Wendell A. L. Johnson
Memorial Home Page
NOTE: This Web site was created, and is maintained, by Wendell Johnson’s son, Nicholas Johnson. Although the University of Iowa’s Department of Communication Sciences and Disorders kindly maintains a link to this site, neither the Department nor the University of Iowa is in any way, legally or otherwise, responsible for its content.
Immediately below are some quick links. (To return, use “Back” on your Web browser.) But there’s much more here than these links provide. You may prefer a leisurely scroll down the page. It’s your choice. Enjoy. (This page was first dedicated at the University of Iowa’s Wendell Johnson Speech and Hearing Clinic on April 16, 1997 — what would have been Wendell Johnson’s 91st birthday.)
Given the widespread and distorted national media attention given to the 1939 Tudor masters thesis during the years 2001-2003, those who may be interested in a little more balanced approach to the issues may want to read at least the first introductory pages of Nicholas Johnson, “Retroactive Ethical Judgments and Human Subjects Research: The 1939 Tudor Study” — a paper presented, by invitation, at a City University of New York symposium in December 2002 and subsequently published as Chapter 9, “Retroactive Ethical Judgments and Human Subjects Research: the 1939 Tudor Study in Context,” in Robert Goldfarb, ed., Ethics: A Case Study in Fluency (San Diego and Oxford: Plural Publishing, 2005), p. 139 — and a couple of articles in the eastern Iowa Gazette: Tom Owen, “When Words Hurt: Stuttering Story Missed the Mark” and ” Professor’s Son Defends Him, Research,” both July 13, 2003.
This page was created in 1997; last substantively updated July 18, 2000; the reference to “Retroactive Ethical Judgments . . .” added July 6, 2003 (and revised slightly June 14, 2009); Spriestersbach Tribute added June 6, 2015 . — Nicholas Johnson
EXAMPLES OF WENDELL JOHNSON’S WRITING
|My father — known to me as “Dad,” to his students as “Dr. Wendell Johnson,” and to his close friends as “Jack” — was my best friend. This page has been created as a memorial and source for today’s students and practitioners of speech pathology and of general semantics.I believe it is an appropriate medium for such a memorial. Before his death Dad wrote of his electronics hobby — at that time the work he was doing with audio tape recorders,* including the invention of a rather ingenious dual-deck machine to enable individuals to hear, and react to, their own speech. I am confident that, had he been alive in the late 1970s and early 1980s, he would have been among the first to be exploring a PC, the Internet and Web.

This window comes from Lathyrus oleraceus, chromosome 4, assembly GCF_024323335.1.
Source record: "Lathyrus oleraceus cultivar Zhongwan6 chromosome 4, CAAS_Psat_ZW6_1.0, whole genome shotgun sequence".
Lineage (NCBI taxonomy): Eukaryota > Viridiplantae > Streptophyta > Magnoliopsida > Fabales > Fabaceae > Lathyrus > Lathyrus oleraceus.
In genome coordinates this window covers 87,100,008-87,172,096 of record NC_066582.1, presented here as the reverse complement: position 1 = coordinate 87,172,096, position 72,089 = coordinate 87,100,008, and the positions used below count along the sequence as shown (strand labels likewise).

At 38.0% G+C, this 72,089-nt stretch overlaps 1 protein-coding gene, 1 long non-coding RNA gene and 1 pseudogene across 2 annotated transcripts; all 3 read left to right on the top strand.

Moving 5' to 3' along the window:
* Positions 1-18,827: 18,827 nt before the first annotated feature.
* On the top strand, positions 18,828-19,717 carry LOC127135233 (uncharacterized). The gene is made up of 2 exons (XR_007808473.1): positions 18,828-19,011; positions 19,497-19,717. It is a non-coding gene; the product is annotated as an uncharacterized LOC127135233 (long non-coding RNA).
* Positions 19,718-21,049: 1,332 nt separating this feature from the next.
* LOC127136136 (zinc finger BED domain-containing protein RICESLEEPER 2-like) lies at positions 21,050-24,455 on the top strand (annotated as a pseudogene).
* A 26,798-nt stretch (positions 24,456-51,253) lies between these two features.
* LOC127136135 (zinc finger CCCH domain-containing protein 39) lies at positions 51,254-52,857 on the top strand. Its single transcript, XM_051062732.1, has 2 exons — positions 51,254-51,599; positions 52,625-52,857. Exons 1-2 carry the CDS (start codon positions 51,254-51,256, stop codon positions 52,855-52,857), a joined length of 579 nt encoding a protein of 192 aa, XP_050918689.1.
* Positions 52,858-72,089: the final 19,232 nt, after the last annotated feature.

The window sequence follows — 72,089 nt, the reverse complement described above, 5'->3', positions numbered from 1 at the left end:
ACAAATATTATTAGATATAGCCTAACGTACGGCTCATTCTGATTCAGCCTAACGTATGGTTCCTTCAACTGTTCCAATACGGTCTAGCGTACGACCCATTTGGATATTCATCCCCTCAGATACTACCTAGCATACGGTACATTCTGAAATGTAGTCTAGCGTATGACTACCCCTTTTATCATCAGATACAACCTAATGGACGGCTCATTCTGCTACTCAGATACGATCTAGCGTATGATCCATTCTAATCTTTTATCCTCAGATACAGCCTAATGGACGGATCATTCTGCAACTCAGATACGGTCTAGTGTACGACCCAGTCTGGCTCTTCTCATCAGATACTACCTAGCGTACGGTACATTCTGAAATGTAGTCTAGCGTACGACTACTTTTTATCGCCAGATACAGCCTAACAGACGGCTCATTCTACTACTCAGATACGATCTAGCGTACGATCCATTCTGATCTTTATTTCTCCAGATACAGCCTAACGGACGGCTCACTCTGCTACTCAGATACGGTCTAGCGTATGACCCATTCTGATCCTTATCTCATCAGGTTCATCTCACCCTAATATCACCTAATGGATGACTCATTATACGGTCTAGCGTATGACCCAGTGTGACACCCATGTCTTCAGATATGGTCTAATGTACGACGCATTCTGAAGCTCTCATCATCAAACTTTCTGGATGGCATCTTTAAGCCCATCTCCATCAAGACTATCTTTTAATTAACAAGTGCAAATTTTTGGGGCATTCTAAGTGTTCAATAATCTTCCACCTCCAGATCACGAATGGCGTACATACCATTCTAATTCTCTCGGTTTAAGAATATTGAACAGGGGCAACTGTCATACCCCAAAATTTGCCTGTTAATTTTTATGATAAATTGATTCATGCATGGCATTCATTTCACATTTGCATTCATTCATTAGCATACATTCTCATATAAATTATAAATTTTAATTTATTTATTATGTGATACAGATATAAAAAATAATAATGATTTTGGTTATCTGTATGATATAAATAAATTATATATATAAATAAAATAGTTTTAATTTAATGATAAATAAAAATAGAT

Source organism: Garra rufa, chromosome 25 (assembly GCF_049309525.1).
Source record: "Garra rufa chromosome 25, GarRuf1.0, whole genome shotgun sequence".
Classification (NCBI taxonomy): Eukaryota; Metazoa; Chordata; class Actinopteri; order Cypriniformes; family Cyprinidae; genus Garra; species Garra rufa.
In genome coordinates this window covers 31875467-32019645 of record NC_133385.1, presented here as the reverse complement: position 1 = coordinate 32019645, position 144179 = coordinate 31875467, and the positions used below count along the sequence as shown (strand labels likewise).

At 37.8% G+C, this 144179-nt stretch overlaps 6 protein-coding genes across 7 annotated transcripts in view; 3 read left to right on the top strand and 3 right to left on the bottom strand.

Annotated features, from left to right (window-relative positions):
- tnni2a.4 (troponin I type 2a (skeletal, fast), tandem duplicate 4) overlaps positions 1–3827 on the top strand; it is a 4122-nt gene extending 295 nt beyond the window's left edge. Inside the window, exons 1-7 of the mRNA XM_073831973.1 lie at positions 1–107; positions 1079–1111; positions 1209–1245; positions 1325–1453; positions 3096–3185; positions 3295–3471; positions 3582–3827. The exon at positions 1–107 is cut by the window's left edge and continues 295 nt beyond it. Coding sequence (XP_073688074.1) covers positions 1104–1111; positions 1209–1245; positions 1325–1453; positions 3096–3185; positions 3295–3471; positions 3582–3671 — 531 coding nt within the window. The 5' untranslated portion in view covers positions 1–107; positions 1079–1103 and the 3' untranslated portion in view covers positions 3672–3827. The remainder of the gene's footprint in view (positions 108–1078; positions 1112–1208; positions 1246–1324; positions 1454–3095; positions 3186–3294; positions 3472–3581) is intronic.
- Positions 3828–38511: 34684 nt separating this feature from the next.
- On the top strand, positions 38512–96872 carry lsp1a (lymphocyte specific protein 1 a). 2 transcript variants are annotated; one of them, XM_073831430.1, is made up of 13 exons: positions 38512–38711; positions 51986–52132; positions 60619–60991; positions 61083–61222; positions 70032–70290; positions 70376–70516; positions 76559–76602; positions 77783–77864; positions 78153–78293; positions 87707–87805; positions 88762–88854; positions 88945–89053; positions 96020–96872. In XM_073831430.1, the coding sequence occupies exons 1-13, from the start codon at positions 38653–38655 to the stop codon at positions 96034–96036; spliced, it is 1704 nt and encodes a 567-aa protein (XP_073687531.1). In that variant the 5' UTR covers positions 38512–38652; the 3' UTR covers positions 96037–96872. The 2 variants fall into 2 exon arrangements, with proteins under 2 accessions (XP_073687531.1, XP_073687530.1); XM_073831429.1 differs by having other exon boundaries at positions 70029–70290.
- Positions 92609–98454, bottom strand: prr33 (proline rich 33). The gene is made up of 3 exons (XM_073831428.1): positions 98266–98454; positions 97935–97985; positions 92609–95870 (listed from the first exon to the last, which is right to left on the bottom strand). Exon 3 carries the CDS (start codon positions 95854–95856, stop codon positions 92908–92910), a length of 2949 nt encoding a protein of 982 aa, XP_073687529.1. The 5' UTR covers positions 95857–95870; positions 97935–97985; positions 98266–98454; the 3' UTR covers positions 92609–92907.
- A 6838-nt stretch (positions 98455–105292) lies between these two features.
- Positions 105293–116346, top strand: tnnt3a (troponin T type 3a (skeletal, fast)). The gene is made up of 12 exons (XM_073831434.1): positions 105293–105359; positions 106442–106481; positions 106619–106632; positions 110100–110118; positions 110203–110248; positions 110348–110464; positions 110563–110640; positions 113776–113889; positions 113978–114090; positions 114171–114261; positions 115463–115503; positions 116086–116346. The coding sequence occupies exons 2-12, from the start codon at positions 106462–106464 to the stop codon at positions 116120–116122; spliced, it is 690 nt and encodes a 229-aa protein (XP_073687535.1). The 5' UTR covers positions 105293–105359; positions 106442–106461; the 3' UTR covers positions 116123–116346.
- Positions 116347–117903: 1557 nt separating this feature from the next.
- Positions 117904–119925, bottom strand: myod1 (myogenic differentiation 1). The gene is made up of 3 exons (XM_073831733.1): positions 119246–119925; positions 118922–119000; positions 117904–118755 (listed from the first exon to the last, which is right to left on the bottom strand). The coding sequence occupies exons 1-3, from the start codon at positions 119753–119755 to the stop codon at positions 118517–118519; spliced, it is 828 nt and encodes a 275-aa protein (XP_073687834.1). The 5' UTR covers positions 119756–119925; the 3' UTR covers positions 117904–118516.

Born in Roxbury, Kansas, in 1906, he died of a heart attack at his home in Iowa City, Iowa, August 29, 1965. He was then 59; I was 30. A writer, he died literally with a pen in his hand, drafting the entry on “Speech Defects” for the Encyclopedia Britannica.
Dad began life as a stutterer. As he put it, he became a speech pathologist because he needed one. He was one of the world’s first in the 1920s and 1930s at the University of Iowa.
But he was much more, as well — as these audio links to his “Plogglies” story, or samples of lectures from October 1962, will illustrate for old friends and new acquaintances. (Here also is a link to my own remarks at the dedication of this Web page on what would have been his 91st birthday, April 16, 1997, and the story in the Iowa City Press-Citizen about that event.)
That fact is relevant to this Web site. (1) It is because he was that kind of a person that I think it is worth my time — and yours — to be reminded of him through the material available here. (2) There are still many individuals who knew him personally. If they have access to the Web, it may be more pleasant than sad for them to visit again in this way with their old friend “Jack.” (3) The new waves of students, teachers and practitioners of speech pathology — and of general semantics — may find these links a useful way to satisfy some curiosity about this early pioneer in their specialties of study and practice. It would be an odd science indeed if all of his 20th Century insights and theories were still thought valid today; but they will always be prominent in the origins of these fields. (4) And it is also relevant because this page, and its links, are the product of those thousands of individuals. They literally wrote some of the introductory pieces linked below. They certainly inspired, and contributed to, Dad’s 35 years of research and writing (1930-1965). And it is they, and their successors, who are carrying it on today. (As an inadequate tip of the iceberg, here is a list of the authors of doctoral dissertations awarded by the Iowa program from 1928 through 1954. For what is probably the most thorough history of that program, see Dorothy Moeller, Speech Pathology & Audiology: Iowa Origins of a Discipline (Iowa City: The University of Iowa, 1975).)
Just as the consequences of Dad’s work live on, and change from day to day, so too does this Web site. Contribute your own building block. Send me your suggestions — of links that might be included to material already on the Web, links you’ve created back to this page, anecdotes you’d like to share, text or photos you think should be scanned and linked. My eamil address, substituting the “@” for the “[at]” is: mailbox [at] nicholasjohnson [dot] org.
Brief Introductory Pieces
We begin with some introductory pieces. The first is by Linda Alexander. It appeared in the Winter 1993 issue of the Iowa Alumni Quarterly (Carol Harker, Editor; UI Alumni Association, Iowa City IA 52242-1797). It is called “Figure of Speech.”
The University of Iowa was central to Dad’s professional life. The photo at the top of this page shows him in front of that University’s central landmark, “The Old Capitol.” He arrived in Iowa City in 1926, earned a B.A. with honors in English in 1928, and two degrees in psychology: an M.A. in 1929 and Ph.D. in 1931. He spent much of his life attempting to create the Department of Speech Pathology and Audiology which now exists at Iowa, and is housed in the Center which bears his name, and was built after his death, the Wendell Johnson Speech and Hearing Center.